No matter which of the first two bars was shorter, the next click will show you Will copy temp to inner. This will happen, but if the first two bars were initially in order, you won't be able to tell a copy was performed because temp and inner hold the same bar. Copying data over the top of the same data may seem inefficient, but the algorithm runs faster if it doesn't check for this possibility, which happens comparatively infrequently.

FIGURE 3.13 The InsertSort Workshop applet with 10 bars.

Now the first two bars are partially sorted (sorted with respect to each other), and the outer arrow moves one space right, to the third bar (index 2). The process repeats, with the Will copy outer to temp message. On this pass through the sorted data, there may be no shifts, one shift, or two shifts, depending on where the third bar fits among the first two.

Continue to single-step the sorting process. Again, you can see what's happening more easily after the process has run long enough to provide some sorted bars on the left. Then you can see how just enough shifts take place to make room for the reinsertion of the bar from temp into its proper place.

Java Code for Insertion Sort

Here's the method that carries out the insertion sort, extracted from the insertSort.java program:

public void insertionSort()
  int in, out;

  for(out=1; out<nElems; out++)   // out is dividing line
   long temp = a[out];    // remove marked item
   in = out;           // start shifts at out
   while(in>0 && a[in-1] >= temp) // until one is smaller,
     a[in] = a[in-1];      // shift item right,
     --in;            // go left one position
   a[in] = temp;         // insert marked item
   } // end for
  } // end insertionSort()

In the outer for loop, out starts at 1 and moves right. It marks the leftmost unsorted data. In the inner while loop, in starts at out and moves left, until either temp is smaller than the array element there, or it can't go left any further. Each pass through the while loop shifts another sorted element one space right.

It may be hard to see the relation between the steps in the InsertSort Workshop applet and the code, so Figure 3.14 is an activity diagram of the insertionSort() method, with the corresponding messages from the InsertSort Workshop applet. Listing 3.3 shows the complete insertSort.java program.

FIGURE 3.14 Activity diagram for insertSort().

LISTING 3.3 The insertSort.java Program

// insertSort.java
// demonstrates insertion sort
// to run this program: C>java InsertSortApp
class ArrayIns
  private long[] a;         // ref to array a
  private int nElems;        // number of data items
  public ArrayIns(int max)     // constructor
   a = new long[max];         // create the array
   nElems = 0;            // no items yet
  public void insert(long value)  // put element into array
   a[nElems] = value;       // insert it
   nElems++;           // increment size
  public void display()       // displays array contents
   for(int j=0; j<nElems; j++)    // for each element,
     System.out.print(a[j] + " "); // display it
  public void insertionSort()
   int in, out;

   for(out=1; out<nElems; out++)   // out is dividing line
     long temp = a[out];      // remove marked item
     in = out;           // start shifts at out
     while(in>0 && a[in-1] >= temp) // until one is smaller,
      a[in] = a[in-1];      // shift item to right
      --in;            // go left one position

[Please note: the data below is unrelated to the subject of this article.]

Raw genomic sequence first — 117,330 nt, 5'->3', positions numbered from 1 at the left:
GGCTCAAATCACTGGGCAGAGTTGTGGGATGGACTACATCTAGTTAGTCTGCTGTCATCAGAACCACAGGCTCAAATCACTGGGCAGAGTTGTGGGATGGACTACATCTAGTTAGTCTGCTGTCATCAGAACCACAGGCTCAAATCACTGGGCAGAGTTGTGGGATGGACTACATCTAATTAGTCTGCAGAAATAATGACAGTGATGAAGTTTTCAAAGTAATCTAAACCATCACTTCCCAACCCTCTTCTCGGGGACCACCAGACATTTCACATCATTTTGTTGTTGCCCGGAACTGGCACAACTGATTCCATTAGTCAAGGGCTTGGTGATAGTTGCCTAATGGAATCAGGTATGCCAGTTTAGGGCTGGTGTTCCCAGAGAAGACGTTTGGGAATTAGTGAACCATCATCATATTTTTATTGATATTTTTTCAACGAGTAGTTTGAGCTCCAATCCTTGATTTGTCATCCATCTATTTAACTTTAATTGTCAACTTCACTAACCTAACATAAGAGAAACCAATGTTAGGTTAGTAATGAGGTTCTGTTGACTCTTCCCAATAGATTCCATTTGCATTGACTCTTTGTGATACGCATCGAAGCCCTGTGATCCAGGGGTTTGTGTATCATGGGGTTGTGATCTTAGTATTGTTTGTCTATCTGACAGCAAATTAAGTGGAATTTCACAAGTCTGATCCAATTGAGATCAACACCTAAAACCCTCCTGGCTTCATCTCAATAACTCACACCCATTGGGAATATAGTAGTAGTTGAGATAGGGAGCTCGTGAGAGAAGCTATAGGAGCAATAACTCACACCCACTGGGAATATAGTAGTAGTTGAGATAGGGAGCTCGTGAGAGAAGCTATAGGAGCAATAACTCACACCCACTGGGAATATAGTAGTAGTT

a[in] = temp;         // insert marked item
     } // end for
   } // end insertionSort()
  } // end class ArrayIns
class InsertSortApp
  public static void main(String[] args)
   int maxSize = 100;      // array size
   ArrayIns arr;         // reference to array
   arr = new ArrayIns(maxSize); // create the array

   arr.insert(77);        // insert 10 items

   arr.display();        // display items

   arr.insertionSort();     // insertion-sort them

   arr.display();        // display them again
   } // end main()
  } // end class InsertSortApp

Here's the output from the insertSort.java program; it's the same as that from the other programs in this chapter:

77 99 44 55 22 88 11 0 66 33
0 11 22 33 44 55 66 77 88 99

Invariants in the Insertion Sort

At the end of each pass, following the insertion of the item from temp, the data items with smaller indices than outer are partially sorted.

Efficiency of the Insertion Sort

How many comparisons and copies does this algorithm require? On the first pass, it compares a maximum of one item. On the second pass, it's a maximum of two items, and so on, up to a maximum of N-1 comparisons on the last pass. This is

1 + 2 + 3 + ... + N-1 = N*(N-1)/2

However, because on each pass an average of only half of the maximum number of items are actually compared before the insertion point is found, we can divide by 2, which gives


The number of copies is approximately the same as the number of comparisons. However, a copy isn't as time-consuming as a swap, so for random data this algorithm runs twice as fast as the bubble sort and faster than the selection sort.

In any case, like the other sort routines in this chapter, the insertion sort runs in O(N2) time for random data.

For data that is already sorted or almost sorted, the insertion sort does much better. When data is in order, the condition in the while loop is never true, so it becomes a simple statement in the outer loop, which executes N-1 times. In this case the algorithm runs in O(N) time. If the data is almost sorted, insertion sort runs in almost O(N) time, which makes it a simple and efficient way to order a file that is only slightly out of order.

However, for data arranged in inverse sorted order, every possible comparison and shift is carried out, so the insertion sort runs no faster than the bubble sort. You can check this using the reverse-sorted data option (toggled with New) in the InsertSort Workshop applet.